Click here: Interactive learner on how neural networks work

Source: A Neural Network Playground

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Panama Papers graphically demonstrate the power of the graph database | ZDNet

Graph databases have proved their worth with the technology being used to analyse the Panama Papers.

The recent data leak from the Panamanian law firm Mossack Fonseca has captured the imaginations of the world, and in particular journalists at the Washington-based, International Consortium of Investigative Journalists (ICIJ), which includes The Guardian and the BBC in its membership list.

The consortium fed the leaked data into a graph database, in this case Neo4j, which crunched the data and then revealed the underlying structure of that data — thus illustrating the relationships between all of the individuals, companies, and customers involved.


A graph database is designed, like any other database, to handle large volumes of data. The difference is that a graph database is designed to show all of the relationships within the data.

Source: Panama Papers graphically demonstrate the power of the graph database | ZDNet

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The complete list of Siri commands – CNET

There’s a lot you can do with Apple’s virtual assistant — and some things you can’t do. For example, while Siri can send texts, search Twitter, and open up your front-facing camera, she can’t adjust your device’s volume (something OK Google can do).

Apple hasn’t published a complete list of Siri commands, though you can find a fairly comprehensive guide to Siri’s abilities inside Siri herself (open up Siri and say “Help” to see what she can do). So here’s our unofficial guide to Siri commands and questions.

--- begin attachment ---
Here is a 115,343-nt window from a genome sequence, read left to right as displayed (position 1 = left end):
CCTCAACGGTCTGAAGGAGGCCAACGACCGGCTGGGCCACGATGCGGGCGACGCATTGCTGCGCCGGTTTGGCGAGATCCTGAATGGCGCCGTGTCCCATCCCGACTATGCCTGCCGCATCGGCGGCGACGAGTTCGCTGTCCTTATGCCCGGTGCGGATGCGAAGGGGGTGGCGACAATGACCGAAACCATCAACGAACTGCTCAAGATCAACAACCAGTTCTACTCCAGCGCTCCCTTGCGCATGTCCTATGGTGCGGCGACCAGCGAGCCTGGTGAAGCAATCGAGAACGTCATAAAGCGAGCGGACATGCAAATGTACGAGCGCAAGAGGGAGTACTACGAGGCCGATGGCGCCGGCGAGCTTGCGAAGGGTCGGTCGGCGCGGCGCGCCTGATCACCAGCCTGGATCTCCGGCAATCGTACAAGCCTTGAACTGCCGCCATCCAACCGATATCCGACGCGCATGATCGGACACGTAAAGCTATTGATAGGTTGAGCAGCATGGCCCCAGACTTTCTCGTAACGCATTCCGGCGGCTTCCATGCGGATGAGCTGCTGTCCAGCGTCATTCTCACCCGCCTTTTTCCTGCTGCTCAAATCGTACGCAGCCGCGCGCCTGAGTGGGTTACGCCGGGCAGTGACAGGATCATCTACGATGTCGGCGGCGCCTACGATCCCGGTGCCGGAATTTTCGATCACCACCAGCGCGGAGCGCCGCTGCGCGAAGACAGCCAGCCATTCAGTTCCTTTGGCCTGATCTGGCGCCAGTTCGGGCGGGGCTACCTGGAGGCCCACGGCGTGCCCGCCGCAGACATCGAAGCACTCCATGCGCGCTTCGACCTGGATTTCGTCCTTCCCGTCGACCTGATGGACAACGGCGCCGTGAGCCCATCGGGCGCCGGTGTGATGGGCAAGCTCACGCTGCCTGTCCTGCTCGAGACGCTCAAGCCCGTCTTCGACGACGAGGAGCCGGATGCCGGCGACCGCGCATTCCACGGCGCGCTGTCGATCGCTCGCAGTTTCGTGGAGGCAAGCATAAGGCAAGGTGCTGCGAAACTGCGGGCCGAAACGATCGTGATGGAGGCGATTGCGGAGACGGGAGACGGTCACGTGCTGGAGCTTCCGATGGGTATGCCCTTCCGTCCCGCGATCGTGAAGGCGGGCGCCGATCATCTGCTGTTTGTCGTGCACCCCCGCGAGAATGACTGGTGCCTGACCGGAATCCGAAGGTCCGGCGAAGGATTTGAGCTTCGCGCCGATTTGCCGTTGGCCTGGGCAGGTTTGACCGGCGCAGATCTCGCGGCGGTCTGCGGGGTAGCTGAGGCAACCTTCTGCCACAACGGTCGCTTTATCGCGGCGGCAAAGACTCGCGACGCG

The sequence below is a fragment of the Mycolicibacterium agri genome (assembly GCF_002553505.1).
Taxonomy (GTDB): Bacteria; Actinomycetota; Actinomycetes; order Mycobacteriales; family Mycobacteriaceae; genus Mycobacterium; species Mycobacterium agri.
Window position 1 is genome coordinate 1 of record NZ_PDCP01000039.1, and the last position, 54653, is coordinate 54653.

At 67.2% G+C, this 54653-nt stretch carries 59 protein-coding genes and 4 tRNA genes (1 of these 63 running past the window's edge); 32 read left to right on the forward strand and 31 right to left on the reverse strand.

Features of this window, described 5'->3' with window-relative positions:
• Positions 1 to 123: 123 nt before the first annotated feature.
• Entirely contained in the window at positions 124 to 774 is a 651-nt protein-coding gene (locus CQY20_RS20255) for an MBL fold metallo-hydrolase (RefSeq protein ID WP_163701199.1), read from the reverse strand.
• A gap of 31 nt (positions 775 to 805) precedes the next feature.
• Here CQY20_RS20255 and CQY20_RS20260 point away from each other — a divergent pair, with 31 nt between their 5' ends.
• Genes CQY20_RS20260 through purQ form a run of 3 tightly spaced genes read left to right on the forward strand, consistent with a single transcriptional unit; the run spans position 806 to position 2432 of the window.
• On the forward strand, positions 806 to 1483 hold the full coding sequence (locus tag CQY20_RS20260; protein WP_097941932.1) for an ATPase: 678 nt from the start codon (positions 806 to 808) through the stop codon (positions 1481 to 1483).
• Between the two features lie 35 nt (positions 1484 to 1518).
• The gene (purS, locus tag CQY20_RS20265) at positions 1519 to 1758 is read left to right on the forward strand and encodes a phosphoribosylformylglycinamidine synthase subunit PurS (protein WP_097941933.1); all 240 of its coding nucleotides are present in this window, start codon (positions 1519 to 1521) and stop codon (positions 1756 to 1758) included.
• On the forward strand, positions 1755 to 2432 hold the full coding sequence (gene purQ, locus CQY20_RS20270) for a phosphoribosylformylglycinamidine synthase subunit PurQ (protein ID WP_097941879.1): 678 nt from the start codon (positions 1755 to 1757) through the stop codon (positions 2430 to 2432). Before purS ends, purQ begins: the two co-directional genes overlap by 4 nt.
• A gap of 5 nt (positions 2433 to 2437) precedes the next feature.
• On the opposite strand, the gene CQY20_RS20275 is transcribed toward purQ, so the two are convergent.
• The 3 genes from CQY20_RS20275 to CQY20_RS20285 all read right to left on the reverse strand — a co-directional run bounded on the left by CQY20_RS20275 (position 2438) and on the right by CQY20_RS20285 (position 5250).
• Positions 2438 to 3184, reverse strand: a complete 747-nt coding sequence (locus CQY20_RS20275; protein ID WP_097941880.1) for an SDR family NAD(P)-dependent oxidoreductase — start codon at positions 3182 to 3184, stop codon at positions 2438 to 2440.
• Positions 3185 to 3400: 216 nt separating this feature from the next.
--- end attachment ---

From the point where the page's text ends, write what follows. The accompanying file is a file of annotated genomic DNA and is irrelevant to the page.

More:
Hey Siri

There are a few ways to get Siri’s attention.

  • Press and hold the home button to activate Siri and issue her a command or ask her a question.
  • If you’re using Apple’s Earpods, press and hold the center button to activate Siri and issue her a command or ask her a question.
  • If you have Hey Siri enabled, say “Hey, Siri” when your iPhone is plugged in and charging, followed by a command or question.

The basics

  • Call or FaceTime someone. Ex.: “Call Sarah,” or “FaceTime Mom.”
  • Call an emergency number. Ex.: “Call 911,” or “Call the fire department.”
  • Check voice mail. Ex.: “Do I have any new voice mail?” or “Play the voice mail from Mom.”
  • Text someone. Ex.: “Tell [name] I am on my way,” or “Tell [name] I am going to the store.”
  • Send an email. Ex.: “Send email to [name] about [subject] and say [message].”
  • Hear your messages or emails read aloud. Ex.: “Read my new messages,” or “Check email.”Set a timer. Ex.: “
  • Set the timer for 10 minutes.”
  • Check the weather. Ex.: “What’s the weather like today?” or “Do I need an umbrella?”
  • Check stocks. Ex.: “What’s Apple’s stock price?” or “Where’s the NASDAQ today?”
  • Conversions (of all kinds). Ex.: “How many cups are in a quart?” or “How many dollars are in a Euro?” or “How many pounds are in a stone?”
  • Calculate tips. Ex.: “What is a 20 percent tip on $68?”
  • Solve math problems. Ex.: “What is 234 divided by 6?” or “What is the square root of 16?”

Source: The complete list of Siri commands – CNET

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How big data is changing the way you fly | Gladwin Analytics